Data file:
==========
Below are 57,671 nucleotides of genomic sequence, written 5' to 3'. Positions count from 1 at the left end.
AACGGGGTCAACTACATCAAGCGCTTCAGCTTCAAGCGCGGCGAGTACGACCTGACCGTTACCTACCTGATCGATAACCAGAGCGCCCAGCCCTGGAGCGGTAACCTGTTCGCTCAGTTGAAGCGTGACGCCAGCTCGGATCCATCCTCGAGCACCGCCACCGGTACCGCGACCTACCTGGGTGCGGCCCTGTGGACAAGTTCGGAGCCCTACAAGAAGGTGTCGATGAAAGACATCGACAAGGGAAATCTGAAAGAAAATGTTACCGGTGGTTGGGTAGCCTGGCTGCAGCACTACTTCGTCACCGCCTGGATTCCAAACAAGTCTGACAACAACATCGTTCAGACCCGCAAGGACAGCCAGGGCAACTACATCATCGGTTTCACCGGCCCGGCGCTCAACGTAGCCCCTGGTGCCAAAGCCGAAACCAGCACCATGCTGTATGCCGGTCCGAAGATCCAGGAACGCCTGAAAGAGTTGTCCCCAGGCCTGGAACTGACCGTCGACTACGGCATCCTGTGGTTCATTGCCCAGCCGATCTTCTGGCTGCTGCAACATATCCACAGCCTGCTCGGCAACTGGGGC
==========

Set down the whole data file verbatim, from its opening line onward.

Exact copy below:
Below are 57,671 nucleotides of genomic sequence, written 5' to 3'. Positions count from 1 at the left end.
AACGGGGTCAACTACATCAAGCGCTTCAGCTTCAAGCGCGGCGAGTACGACCTGACCGTTACCTACCTGATCGATAACCAGAGCGCCCAGCCCTGGAGCGGTAACCTGTTCGCTCAGTTGAAGCGTGACGCCAGCTCGGATCCATCCTCGAGCACCGCCACCGGTACCGCGACCTACCTGGGTGCGGCCCTGTGGACAAGTTCGGAGCCCTACAAGAAGGTGTCGATGAAAGACATCGACAAGGGAAATCTGAAAGAAAATGTTACCGGTGGTTGGGTAGCCTGGCTGCAGCACTACTTCGTCACCGCCTGGATTCCAAACAAGTCTGACAACAACATCGTTCAGACCCGCAAGGACAGCCAGGGCAACTACATCATCGGTTTCACCGGCCCGGCGCTCAACGTAGCCCCTGGTGCCAAAGCCGAAACCAGCACCATGCTGTATGCCGGTCCGAAGATCCAGGAACGCCTGAAAGAGTTGTCCCCAGGCCTGGAACTGACCGTCGACTACGGCATCCTGTGGTTCATTGCCCAGCCGATCTTCTGGCTGCTGCAACATATCCACAGCCTGCTCGGCAACTGGGGC